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Why Is Conditioning Better Than Cardio?

As the cardio deck fills up in preparation for warmer weather, I feel that I should take the opportunity to share some ideas related to cardiovascular fitness and fat loss. We all want to look and feel our best, but sometimes we just can’t seem to find the time to stick to a plan. Although we’ve all been told, at one point or another, that slow & steady cardio is the way to drop pounds and improve aerobic capacity that may not be the end of the story. What if there was another way to lose fat, improve cardiovascular health, and save time? Let’s dig in.

Why do you do cardio, or why do you think you should do cardio?

If we asked most people this question, I would venture to guess that the majority of answers would sound something like this:

  1. To lose weight
  2. To improve cardiorespiratory health (aka: heart/lung function, aerobic capacity, VO2max, etc.)

Traditional Cardio can help you achieve both goals. Especially if someone is starting an exercise program for the first time in a few months (or longer). If you’ve just been sitting on your couch for the last few months, traditional cardio should be beneficial for weight loss and improved cardiorespiratory fitness.

Traditional Cardio = steady state, continuous exercise

  • Elevated heart rate around 60-75% max heart rate, or HR around 120-150
  • 30-60 minutes on a treadmill, elliptical, bike, etc.
  • At this pace you could still hold a conversation


Do we really understand what those goals mean?

  • Lose weight – most people do want to lose some weight, or at least maintain a healthy weight, but the focus should be on weight loss from specific tissues, namely fat stores. In reality, this goal should be “fat loss” rather than “weight loss” because we do not want to lose weight from muscle tissue (in most cases).
  • Cardiorespiratory Health – the aim here is to improve the function of the heart and lungs. The heart, lungs, and blood vessels combine to form the cardiorespiratory system which delivers oxygen to working muscle tissue and removes metabolic waste. The healthier the cardiorespiratory system, the more efficient that process becomes. As cardiorespiratory fitness improves, the heart and lungs do less work when the body is at rest, and a given level of submaximal work (ex: jogging on a treadmill at 5 mph) becomes easier for the body to handle.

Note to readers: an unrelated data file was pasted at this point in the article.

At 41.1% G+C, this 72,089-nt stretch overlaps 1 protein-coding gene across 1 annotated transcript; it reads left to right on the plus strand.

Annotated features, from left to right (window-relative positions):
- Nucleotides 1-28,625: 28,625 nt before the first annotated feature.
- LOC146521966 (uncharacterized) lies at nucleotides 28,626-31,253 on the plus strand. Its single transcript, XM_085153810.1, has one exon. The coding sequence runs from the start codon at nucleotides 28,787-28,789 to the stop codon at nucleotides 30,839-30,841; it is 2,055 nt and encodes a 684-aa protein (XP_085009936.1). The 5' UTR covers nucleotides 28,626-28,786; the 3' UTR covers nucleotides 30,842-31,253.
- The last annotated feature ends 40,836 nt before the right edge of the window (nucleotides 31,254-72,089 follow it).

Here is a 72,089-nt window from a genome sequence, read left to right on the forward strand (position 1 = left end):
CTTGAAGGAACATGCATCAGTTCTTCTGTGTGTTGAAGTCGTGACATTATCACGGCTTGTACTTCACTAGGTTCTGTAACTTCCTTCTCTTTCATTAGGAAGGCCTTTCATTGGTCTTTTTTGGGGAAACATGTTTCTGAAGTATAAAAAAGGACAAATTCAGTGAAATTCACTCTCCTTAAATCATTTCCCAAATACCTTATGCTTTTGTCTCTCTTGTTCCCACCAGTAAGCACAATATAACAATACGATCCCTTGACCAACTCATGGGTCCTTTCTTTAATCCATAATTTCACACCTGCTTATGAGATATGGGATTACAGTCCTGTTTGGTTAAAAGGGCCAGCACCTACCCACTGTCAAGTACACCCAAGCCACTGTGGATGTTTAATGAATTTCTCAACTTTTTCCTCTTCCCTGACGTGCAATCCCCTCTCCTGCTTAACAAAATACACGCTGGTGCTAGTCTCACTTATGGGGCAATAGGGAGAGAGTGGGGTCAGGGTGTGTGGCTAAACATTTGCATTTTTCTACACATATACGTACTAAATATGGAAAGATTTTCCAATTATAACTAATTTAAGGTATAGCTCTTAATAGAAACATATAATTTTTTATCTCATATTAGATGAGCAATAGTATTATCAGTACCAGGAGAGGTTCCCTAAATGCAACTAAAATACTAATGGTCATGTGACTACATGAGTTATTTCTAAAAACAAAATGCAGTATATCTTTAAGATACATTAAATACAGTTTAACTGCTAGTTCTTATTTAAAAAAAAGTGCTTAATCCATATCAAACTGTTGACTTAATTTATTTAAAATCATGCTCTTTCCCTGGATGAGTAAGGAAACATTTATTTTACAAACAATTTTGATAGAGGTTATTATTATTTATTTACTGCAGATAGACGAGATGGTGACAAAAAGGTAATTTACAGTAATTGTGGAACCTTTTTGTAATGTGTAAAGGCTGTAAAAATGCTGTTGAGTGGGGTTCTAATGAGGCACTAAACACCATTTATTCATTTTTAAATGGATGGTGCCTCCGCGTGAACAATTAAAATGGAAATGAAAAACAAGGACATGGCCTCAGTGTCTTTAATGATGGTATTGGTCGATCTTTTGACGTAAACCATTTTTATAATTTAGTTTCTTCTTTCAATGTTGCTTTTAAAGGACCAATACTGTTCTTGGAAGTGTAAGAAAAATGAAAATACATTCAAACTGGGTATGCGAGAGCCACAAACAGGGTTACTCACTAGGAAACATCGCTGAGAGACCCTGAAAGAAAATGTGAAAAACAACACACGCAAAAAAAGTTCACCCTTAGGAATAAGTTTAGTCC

Is there a better way to achieve these goals?

Traditional, steady state cardio often leads to a loss of lean muscle tissue (the body doesn’t want to carry around extra muscle if you keep telling it to run multiple miles). The amount of muscle lost depends on strength training and nutrition, but ideally we want to find a method that preserves or even builds lean tissue. Sprints and intervals will not have the same catabolic (breakdown) effects on lean tissue. Depending on a person’s training age or exercise experience, these methods may even build lean tissue.


Intervals, HIIT = alternating periods of high-intensity work, followed by low intensity/recovery work

  • High intensity work to elevate the heart rate past the anaerobic threshold (when muscles begin to burn), followed by slower, easier recovery work
  • 30 seconds to 2 minutes of intense work, alternating with recovery work in various lengths of time (work to rest ratio may be 1:1 to 1:6)


Sprints = short bursts of all-out effort, with full or near full recovery

  • Max effort work, typically only using methods that can exhaust the systems (running sprints, rowers, battle ropes, burpees, etc.)
  • 10 to 30 seconds should be the limit due to the intensity of the work being performed
  • Recovery may be incomplete to challenge metabolic systems, or may last a few minutes to allow for complete recovery and full intensity on consecutive sprints


Steady state cardio is not the only way to achieve cardiorespiratory health (or to challenge the oxidative/aerobic energy system). Running miles is not synonymous with cardiovascular health. Recovery between sprint bouts or high-intensity intervals relies heavily on the oxidative/aerobic energy system. During these “rest” periods, your heart rate is still elevated to the same level you would experience during steady state cardio. Sprints and HIIT will also activate fat burning better than traditional cardio.

Let’s look at a couple of studies that compare interval or sprint training to a traditional cardio protocol.

Trapp, E. G., Chisholm, D. J., Freund, J., & Boutcher, S. H. (2008). The effects of high-intensity intermittent exercise training on fat loss and fasting insulin levels of young women. International Journal of Obesity, 32(4), 684-91.